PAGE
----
Sri Lankan President Ranil Wickremesinghe on Tuesday said that negotiation with the IMF on a bailout package has reached the final stage as he presented an interim budget in Parliament, aimed at boosting revenue and providing relief to people hit hard by the island nation's worst economic crisis in decades.
President Wickremesinghe, who is also the finance minister of the cash-strapped country, told Parliament that the interim budget will lay the foundation for changing the economic design which existed in the country so far. The talks with the International Monetary Fund (IMF) on a bailout package have been successful and reached the final stage, Wickremesinghe said, adding that once talks are completed he will brief Parliament on the way forward.
"Discussions on debt restructuring will be held with the main countries that provide loan assistance to our country. The United Nations in collaboration with leading international organisations, is launching a programme to ensure food security," he said. An IMF team is currently in Sri Lanka to discuss the bailout programme, which could be the antidote for the country's current economic travails.
President Wickremesinghe and the IMF team last week analysed Sri Lanka's current economic crisis as they held crucial talks to finalise the bailout package and secure a staff-level agreement for the cash-strapped country. The IMF has laid down debt restructuring as a key element to any facility being approved. Sri Lanka is in dire need of bridging finance after a bailout from the global lender.
Sri Lanka, a country of 22 million people, is under the grip of an unprecedented economic turmoil that has left millions struggling to buy food, medicine, fuel and other essentials. The country, with an acute foreign currency crisis that resulted in foreign debt default, had announced in April that it is suspending nearly USD 7 billion foreign debt repayment due for this year out of about USD 25 billion due through 2026.
Sri Lanka owes USD 51 billion in foreign debt, of which USD 28 billion must be paid by 2027. In his address to parliament, President Wickremesinghe said that several people are still unaware of how serious the financial crisis is and added that it is imperative to use this opportunity to correct past mistakes and implement long-term policies that will stabilise the economy and help us recover from the challenges.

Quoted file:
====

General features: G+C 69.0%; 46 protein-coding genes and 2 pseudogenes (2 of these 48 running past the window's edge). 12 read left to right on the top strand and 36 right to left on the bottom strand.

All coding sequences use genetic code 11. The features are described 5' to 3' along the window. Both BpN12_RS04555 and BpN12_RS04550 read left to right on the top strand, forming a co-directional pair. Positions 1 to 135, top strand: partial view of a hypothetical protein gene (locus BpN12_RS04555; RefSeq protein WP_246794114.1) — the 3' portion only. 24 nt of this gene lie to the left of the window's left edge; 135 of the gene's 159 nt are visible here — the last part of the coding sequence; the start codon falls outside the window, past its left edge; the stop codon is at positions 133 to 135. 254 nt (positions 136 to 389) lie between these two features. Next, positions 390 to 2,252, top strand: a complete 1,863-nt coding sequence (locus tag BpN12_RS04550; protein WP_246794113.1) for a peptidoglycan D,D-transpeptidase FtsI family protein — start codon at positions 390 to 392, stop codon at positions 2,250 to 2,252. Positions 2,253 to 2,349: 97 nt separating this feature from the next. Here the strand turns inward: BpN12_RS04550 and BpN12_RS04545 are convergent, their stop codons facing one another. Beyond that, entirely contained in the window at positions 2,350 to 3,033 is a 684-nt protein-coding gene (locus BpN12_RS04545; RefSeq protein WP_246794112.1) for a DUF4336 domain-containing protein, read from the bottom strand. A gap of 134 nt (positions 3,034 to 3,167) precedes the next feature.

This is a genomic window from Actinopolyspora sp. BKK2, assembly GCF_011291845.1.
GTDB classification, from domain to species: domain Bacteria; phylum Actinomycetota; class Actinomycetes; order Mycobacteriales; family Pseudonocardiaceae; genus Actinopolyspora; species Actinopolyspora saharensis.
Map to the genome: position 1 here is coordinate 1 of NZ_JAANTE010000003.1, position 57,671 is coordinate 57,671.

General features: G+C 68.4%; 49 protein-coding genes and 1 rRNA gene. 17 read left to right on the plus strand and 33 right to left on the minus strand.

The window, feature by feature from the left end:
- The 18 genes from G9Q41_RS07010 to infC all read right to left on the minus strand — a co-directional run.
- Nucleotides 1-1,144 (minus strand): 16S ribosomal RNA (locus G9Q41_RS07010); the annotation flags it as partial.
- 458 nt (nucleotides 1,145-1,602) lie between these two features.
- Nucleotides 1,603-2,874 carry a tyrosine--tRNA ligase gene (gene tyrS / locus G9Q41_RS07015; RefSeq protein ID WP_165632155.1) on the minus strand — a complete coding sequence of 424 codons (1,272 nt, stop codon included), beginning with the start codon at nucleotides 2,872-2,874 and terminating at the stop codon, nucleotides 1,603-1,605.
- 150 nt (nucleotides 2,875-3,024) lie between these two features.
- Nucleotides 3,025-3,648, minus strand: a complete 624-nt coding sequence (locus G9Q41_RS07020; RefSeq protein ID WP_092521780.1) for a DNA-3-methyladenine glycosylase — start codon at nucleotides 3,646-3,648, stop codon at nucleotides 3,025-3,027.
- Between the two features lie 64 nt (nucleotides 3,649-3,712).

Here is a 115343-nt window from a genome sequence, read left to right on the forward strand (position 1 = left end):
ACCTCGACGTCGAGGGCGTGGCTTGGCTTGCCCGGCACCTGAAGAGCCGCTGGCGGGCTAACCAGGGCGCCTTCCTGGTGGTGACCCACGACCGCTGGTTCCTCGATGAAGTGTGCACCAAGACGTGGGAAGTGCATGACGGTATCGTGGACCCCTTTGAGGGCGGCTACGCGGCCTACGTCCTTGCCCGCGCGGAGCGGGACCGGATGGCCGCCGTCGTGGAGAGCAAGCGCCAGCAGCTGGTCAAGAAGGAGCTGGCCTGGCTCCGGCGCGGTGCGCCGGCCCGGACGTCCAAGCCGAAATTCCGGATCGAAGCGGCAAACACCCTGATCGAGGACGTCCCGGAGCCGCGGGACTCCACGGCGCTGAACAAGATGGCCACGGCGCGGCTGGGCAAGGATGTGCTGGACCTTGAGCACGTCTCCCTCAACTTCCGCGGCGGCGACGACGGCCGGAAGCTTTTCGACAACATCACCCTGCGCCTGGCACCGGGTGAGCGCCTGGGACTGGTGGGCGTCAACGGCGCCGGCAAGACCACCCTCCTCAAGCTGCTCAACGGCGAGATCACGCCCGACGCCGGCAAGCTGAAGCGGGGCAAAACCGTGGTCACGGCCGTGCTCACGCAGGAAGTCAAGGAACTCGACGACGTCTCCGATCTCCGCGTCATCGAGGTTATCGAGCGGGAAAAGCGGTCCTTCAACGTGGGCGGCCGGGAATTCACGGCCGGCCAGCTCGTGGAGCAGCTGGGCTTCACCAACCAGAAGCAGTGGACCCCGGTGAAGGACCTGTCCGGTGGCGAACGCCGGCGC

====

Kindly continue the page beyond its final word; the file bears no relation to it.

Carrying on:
The interim budget has introduced a number of tax reforms pertaining to Income Tax, Value Added Tax (VAT), Telecommunication Levy and Betting and Gaming Levy. Wickremesinghe announced that the VAT rate will be increased from current 12 per cent to 15 per cent with effect from September 1, 2022. It was only in June that VAT was increased to 12 per cent from 8 per cent.
The implementation of these proposals will help increase the revenue and gradually reduce the printing of money for government expenditure, he said. Wickremesinghe proposed to issue 20 per cent state of state-owned banks such as Bank of Ceylon and People's Bank to employees and depositors. An additional allowance of Rs. 2,500 to be given to pregnant mothers, in addition to the Rs 20,000 allowance.
He proposed to introduce a mandatory requirement for all citizens above the age of 18 to register with the land Revenue Department. The retirement age of government and semi-government employees will be reduced to 60 years, he added. He said all government and semi-government employees who have served up to the age of 60 years should retire by December 31, 2022.
In his speech, President Wickremesinghe also emphasised the need to form a government of all parties to tackle the island's worst ever economic crisis. "We can no longer be a nation dependent on loan assistance. We can also no longer be used as a tool of interference by other countries with strong economies," Wickremesinghe said.
"All this can be achieved, only if we work together in unity with common consent. I reiterate the invitation to all the parties represented in this Parliament to join an All-Party Government, since this unprecedented situation is the responsibility of us all, and therefore need to prioritize the necessities of the country and the nation," he added. Since becoming President to fill in the void left by his ousted predecessor Gotabaya Rajapaksa in mid July, Wickremesinghe's efforts to bring in a government of unity had so far failed.
"Some parties say that they will not join an All-Party Government due to action by the Government which they cannot condone. Others express a reluctance to join due to their opposition to the policies," he said. The lawmakers will debate the budget from Tuesday to Friday week. They will vote on it after the debate. The lawmakers will debate the budget from Tuesday to Friday week.
Wickremesinghe earlier said he was keen to provide relief through the interim budget to the people, who have been struggling with daily power cuts and shortages of basics such as fuel, food and medicines. The Sri Lankan Cabinet last week also approved a budgetary framework which where 9.9 per cent of Gross Domestic Product budget deficit in 2022 will be brought down to 6.9 per cent by 2023.Sri Lanka is also aiming to bring down the primary deficit, or the deficit without interest costs, a key performance criterion in an IMF fiscal framework from a negative 4 per cent in 2022 to a deficit of 1 per cent in 2023 in a 3 per cent of GDP correction, the EconomyNext news portal reported.